I document the dramatic divergence between the fortunes of unions in the
public and private sectors in the United States since the 1970s. While the union
membership rate in the private sector fell from 25 percent in 1975 to 8.2 percent
in 2004, the rate in the public sector increased from the same level in 1975 to over
35 percent in 2004. I propose reasons for this divergence, focusing on di erences
in four factors: 1) employment dynamics, 2) the nature of products produced, 3)
the role that unions can play, and 4) incentives faced by employers.
I examine the e ect of legislation governing collective bargaining in the state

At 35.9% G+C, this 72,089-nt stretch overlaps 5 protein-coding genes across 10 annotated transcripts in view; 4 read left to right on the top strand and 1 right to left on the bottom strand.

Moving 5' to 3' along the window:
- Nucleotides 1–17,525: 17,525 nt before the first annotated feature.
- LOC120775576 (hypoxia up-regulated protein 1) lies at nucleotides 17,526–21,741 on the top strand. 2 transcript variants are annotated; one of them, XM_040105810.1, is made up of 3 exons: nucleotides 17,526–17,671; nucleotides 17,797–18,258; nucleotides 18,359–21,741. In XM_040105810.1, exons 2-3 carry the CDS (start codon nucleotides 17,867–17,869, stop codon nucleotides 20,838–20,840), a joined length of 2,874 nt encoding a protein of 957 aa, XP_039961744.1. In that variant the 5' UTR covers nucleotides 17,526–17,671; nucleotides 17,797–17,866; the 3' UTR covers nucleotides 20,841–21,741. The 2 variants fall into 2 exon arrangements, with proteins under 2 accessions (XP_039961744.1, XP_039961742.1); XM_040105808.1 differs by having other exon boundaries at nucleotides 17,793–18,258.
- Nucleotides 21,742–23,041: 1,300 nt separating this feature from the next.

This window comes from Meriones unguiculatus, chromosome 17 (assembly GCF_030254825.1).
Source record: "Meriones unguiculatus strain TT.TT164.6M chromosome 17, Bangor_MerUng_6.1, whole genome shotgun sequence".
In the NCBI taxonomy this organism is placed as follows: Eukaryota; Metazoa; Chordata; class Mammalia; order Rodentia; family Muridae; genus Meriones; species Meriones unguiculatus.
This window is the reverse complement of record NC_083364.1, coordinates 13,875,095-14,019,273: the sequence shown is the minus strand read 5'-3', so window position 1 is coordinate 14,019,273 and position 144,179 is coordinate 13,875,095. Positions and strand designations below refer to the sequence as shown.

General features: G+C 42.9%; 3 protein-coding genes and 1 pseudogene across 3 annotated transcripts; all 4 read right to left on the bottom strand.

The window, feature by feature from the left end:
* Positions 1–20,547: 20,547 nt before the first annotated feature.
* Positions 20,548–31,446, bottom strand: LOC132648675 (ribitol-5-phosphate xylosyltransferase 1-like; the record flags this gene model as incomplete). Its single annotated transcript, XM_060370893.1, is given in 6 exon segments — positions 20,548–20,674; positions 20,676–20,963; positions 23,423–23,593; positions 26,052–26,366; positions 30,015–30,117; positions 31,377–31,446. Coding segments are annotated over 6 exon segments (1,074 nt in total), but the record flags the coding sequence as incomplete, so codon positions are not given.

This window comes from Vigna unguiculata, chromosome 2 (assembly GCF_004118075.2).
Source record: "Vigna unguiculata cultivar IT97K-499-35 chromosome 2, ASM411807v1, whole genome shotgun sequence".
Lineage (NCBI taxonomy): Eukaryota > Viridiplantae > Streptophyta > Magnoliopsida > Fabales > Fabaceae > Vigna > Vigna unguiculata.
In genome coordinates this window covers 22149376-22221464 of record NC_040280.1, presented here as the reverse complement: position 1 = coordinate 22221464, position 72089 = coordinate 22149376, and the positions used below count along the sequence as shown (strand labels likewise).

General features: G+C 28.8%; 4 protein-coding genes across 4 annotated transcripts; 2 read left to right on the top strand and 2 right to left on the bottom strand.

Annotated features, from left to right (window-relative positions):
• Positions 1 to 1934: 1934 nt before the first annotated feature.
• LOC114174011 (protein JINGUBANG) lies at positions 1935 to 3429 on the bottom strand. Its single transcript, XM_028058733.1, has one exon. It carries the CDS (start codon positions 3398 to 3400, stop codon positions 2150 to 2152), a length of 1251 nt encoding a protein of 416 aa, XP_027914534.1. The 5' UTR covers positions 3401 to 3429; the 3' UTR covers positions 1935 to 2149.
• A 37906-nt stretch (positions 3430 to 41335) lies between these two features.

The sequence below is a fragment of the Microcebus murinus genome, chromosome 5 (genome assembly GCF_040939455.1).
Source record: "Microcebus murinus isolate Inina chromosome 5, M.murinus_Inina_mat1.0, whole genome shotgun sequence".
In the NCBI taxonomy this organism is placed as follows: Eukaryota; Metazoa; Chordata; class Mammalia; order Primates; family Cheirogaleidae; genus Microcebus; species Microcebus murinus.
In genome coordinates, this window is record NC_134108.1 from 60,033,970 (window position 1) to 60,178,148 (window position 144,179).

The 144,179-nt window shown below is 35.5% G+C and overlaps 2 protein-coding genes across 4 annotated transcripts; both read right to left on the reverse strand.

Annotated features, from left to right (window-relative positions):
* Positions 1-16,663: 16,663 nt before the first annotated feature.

and local government sectors on union density and wages of union and nonunion
workers. Exploiting within-state variation in laws by type of worker, I nd that
union density is signi cantly higher where unions are allowed to negotiate union
security provisions (e.g., agency shop) and where employers have a legal duty
to bargain with labor unions. I nd there is a small positive e ect on earnings
of legislation allowing union security union security provisions and a surprising
negative e ect on earnings of a legal duty to bargain.
On balance, unions in the public sector have grown relative to unions in the
private sector for important structural reasons. Lack of market competition for
the products of the public sector and lack of scal discipline through the political
process makes the value of unions to public sector workers relatively high. Public
policy governing labor relations in the public sector, working in conjunction with
these structural factors, has provided an environment in which unions can thrive.